It was early in the season, before any of the campgrounds on our side of the mountain opened. The Man and I were already at work preparing campgrounds and making sure no one walked off with any yurt components.
Although it was officially my day off, I’d told The Big Boss Man I’d empty the iron ranger in the parking lot and make sure the restrooms there had toilet paper on my way to babysit the yurts at night. Babysitting the yurts simply meant sleeping in my van in the campground where they were located, and dropping off toilet paper and emptying the iron ranger only took a few minutes, so I didn’t mind helping out.
I’d been cleaning up an unfortunate honey spill in the big food tub in my van, so I got a late start heading to the parking lot. It was about 6:30 in the evening when I got there, and while it wasn’t dark, the sun was no longer shining brightly on the mountain.
I stopped at the restroom first and found there was still toilet paper on the holders. The rolls were less than half full, but I figured few people would be arriving so late in the day and the tissue would last through the night. I decided I’d stop at the parking lot again in the morning to make sure everything was ok, and I’d put out new rolls then.
As I drove around the road that looped through the parking area, I saw a full-blown campfire in one of the picnic areas. I pulled my van over and got out to talk to the two young men standing near the fire. They looked hella nervous as I approached.
Hello! I said. Are y’all just hanging out?
They planned to camp here, the one with the long hair admitted. He had a strong French accent, but spoke English well.
I explained they were in a day use area where camping was not allowed.
They said the woman at the Forest Service office had said they could camp at the campground next door. They seemed hopeful about the possibility of camping there.
No, I’m sorry, I told them. All the campgrounds around here are closed.
(I obviously don’t know what the lady at the Forest Service office told them, but it seems a little strange that a Forest Service employee would say they could camp in a facility not scheduled to open for over two weeks.)
I told the young men about nearby dispersed camping areas and then told them the fire had to be completely out when they left. Do y’all have water? I asked.
Oh yes, the one with the long hair said while the one with glasses pointed to a half-full one-gallon container sitting next to the fire. I was thinking a half gallon of water wasn’t going to put out a campfire when the one with long hair said they had three such containers. I figured at least two of them must be full and 2½ gallons of water could put the fire out if they were smart about how they used it.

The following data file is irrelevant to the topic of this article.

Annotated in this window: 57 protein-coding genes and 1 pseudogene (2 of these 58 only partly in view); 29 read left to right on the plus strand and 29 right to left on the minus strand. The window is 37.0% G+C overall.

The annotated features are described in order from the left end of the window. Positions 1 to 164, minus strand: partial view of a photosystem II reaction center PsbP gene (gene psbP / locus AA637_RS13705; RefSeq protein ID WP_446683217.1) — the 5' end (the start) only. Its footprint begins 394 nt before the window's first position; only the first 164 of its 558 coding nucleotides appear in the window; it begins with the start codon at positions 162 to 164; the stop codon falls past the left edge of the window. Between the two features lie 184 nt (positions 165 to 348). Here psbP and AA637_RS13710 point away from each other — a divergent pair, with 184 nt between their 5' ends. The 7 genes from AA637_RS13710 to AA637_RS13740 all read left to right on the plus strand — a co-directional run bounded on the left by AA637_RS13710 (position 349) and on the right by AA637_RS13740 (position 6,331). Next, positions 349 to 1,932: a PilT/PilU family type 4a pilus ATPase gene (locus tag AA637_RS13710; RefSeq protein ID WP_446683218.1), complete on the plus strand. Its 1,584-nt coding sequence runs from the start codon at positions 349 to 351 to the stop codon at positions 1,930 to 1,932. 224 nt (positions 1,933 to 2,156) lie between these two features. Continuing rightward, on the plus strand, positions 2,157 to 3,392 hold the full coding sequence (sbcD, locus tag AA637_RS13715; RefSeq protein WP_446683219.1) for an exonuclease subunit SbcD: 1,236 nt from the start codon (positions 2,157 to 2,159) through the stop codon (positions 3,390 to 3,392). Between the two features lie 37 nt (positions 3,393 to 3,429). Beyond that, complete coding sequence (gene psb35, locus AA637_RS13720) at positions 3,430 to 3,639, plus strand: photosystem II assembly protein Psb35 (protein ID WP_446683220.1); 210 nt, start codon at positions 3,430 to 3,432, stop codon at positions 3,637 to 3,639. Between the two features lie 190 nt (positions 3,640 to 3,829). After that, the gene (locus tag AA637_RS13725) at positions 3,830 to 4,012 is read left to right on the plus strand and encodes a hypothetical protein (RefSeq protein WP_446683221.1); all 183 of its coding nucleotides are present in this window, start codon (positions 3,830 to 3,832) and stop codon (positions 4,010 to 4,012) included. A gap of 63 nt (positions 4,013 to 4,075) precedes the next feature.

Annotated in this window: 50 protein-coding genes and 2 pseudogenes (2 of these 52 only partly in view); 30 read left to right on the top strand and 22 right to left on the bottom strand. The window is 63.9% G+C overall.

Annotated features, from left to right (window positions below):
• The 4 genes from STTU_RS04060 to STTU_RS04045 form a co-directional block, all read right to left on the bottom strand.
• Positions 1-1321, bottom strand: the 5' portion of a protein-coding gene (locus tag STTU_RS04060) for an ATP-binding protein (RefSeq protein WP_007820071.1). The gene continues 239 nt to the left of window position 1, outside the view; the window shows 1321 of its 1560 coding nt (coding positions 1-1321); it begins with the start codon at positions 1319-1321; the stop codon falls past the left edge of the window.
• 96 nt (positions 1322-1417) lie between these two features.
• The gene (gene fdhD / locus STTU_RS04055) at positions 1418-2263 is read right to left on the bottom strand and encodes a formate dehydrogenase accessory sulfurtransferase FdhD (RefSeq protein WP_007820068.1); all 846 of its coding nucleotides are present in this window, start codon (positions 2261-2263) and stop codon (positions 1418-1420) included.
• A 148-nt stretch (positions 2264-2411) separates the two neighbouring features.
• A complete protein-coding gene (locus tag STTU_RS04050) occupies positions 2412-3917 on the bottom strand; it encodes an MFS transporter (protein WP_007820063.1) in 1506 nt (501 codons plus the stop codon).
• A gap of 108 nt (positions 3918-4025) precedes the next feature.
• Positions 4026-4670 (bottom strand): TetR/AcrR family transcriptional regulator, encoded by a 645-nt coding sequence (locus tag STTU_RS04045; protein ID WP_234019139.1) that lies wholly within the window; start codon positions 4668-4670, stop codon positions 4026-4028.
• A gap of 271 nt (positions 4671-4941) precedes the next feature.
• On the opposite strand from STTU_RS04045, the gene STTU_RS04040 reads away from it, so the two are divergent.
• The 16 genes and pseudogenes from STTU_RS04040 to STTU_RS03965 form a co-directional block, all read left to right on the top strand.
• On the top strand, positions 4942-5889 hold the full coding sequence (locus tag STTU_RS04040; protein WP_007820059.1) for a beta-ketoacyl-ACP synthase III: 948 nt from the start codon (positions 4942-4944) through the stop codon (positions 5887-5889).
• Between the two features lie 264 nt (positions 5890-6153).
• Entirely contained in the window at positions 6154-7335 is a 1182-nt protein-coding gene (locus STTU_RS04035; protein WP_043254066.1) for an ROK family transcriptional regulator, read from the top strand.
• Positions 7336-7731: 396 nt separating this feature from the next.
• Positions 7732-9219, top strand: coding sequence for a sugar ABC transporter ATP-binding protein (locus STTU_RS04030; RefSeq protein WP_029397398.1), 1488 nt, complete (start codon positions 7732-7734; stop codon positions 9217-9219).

I didn’t really like the idea of them having the fire in the parking area, but I didn’t think there was a rule against it. They said they had a fire permit, and having a fire in the parking area didn’t seem all that different from having a fire in a dispersed camping area. I stressed again the need to put the fire completely out before they left, and they assured me they would. I walked over to the iron ranger.
As I sat on the ground unlocking the padlock hidden within the iron ranger, a car pulled into the parking lot, ignored the yellow arrow on the road pointing in the opposite direction, and drove the wrong way to a parking space. A very young couple emerged from the car and began to walk toward the trail. I was standing by then, a pile of self-pay envelopes in my hand. I greeted the couple, and I guessed from the fellow’s accent when he responded to me that they were not Americans.
You can put your $5 access fee in a self-pay envelope, I said, gesturing to the empty self-pay envelopes in the holder, and drop the envelope into the iron ranger. At that point in my monologue, I gestured to the iron ranger.
The fellow and the woman both looked uncomfortable. Maybe they didn’t have $5. If they had told me they had no money, I would have told them no problem and invited them to enjoy the trail. Instead the fellow said they would be there one minute to make a picture.
I’m getting ready to leave, I told them. Let your conscience be your guide.
They both looked hella guilty and uncomfortable, but they moved toward the trail without taking an envelope, much less putting $5 in one and dropping it into the iron ranger. I got in van and left. I’d done all I could to get a payment out of them.